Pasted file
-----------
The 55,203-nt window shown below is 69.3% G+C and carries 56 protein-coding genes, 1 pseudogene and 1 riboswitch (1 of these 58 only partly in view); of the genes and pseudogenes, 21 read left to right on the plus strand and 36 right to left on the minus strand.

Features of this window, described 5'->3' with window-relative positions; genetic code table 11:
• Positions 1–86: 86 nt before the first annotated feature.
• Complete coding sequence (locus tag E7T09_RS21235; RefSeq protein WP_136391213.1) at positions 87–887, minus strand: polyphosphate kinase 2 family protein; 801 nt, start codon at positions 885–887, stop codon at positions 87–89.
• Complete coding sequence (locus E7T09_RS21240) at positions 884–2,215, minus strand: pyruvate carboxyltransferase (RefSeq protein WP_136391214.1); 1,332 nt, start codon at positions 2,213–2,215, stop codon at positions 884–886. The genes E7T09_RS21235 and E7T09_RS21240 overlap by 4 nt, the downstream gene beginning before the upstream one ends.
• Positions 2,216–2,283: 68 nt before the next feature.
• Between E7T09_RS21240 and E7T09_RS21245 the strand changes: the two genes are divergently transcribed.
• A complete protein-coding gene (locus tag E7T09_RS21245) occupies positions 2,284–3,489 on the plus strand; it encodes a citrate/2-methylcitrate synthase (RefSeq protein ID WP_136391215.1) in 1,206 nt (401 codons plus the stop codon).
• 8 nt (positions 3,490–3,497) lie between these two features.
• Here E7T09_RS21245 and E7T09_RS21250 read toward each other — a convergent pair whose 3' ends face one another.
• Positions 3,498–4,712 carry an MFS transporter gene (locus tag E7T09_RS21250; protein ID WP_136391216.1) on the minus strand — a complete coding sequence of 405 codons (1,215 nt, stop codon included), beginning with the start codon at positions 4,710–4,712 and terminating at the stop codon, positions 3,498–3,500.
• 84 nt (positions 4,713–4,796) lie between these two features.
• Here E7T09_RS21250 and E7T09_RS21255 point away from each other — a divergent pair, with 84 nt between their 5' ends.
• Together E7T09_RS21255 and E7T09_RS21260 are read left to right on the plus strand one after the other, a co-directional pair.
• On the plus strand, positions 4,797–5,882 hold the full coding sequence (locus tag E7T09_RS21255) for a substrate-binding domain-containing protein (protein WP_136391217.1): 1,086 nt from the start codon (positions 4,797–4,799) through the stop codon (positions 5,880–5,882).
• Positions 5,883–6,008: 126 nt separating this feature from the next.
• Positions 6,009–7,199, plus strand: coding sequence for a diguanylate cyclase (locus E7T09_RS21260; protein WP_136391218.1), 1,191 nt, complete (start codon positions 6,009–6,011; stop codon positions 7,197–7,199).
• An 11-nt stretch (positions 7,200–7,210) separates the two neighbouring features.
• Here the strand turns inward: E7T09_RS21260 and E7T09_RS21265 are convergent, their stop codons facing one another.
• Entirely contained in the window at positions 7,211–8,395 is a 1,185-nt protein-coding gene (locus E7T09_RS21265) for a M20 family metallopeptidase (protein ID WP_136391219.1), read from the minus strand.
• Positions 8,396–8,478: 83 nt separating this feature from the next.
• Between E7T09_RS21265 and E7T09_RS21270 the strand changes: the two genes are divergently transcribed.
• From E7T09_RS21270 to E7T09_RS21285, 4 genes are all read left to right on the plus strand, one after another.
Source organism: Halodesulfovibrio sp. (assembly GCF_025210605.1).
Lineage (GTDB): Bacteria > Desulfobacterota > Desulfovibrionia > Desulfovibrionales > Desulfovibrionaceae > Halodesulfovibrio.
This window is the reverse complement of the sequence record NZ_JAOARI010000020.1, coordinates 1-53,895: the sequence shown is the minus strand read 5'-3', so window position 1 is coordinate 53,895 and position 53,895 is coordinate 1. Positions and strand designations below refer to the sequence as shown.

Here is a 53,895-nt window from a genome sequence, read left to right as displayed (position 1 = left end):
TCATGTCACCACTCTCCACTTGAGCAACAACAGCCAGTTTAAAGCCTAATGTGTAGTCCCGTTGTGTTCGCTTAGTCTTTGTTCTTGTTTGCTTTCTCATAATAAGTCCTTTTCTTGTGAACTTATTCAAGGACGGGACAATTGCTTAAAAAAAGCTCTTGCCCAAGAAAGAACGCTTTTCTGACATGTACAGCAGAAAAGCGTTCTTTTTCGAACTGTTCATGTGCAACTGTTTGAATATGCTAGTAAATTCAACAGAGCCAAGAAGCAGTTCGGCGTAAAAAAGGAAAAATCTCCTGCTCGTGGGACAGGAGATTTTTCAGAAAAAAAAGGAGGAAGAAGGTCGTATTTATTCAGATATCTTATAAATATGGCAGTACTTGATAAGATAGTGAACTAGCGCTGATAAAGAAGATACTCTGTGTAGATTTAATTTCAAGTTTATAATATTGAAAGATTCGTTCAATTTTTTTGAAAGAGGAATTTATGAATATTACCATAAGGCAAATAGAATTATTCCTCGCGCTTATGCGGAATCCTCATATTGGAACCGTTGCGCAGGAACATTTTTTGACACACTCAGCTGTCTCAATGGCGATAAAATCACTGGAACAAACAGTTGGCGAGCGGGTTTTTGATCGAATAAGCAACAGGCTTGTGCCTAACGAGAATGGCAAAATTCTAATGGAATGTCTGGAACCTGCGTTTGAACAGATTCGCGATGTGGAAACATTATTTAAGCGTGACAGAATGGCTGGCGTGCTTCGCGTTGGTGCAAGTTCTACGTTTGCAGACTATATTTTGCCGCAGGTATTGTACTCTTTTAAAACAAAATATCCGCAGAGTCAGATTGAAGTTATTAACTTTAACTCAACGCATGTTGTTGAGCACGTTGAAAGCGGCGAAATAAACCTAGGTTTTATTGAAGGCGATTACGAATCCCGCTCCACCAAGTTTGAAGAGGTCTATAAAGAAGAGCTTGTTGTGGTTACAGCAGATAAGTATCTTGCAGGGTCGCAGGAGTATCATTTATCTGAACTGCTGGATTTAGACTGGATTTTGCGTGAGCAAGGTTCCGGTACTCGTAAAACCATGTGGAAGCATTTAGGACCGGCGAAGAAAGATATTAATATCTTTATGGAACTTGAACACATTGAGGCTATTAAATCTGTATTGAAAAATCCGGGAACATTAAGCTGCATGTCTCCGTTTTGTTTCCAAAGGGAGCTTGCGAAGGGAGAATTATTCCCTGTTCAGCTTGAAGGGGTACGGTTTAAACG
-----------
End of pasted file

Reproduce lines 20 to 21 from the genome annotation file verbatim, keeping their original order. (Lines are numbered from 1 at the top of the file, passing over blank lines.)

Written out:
• Entirely contained in the window at positions 7,211–8,395 is a 1,185-nt protein-coding gene (locus E7T09_RS21265) for a M20 family metallopeptidase (protein ID WP_136391219.1), read from the minus strand.
• Positions 8,396–8,478: 83 nt separating this feature from the next.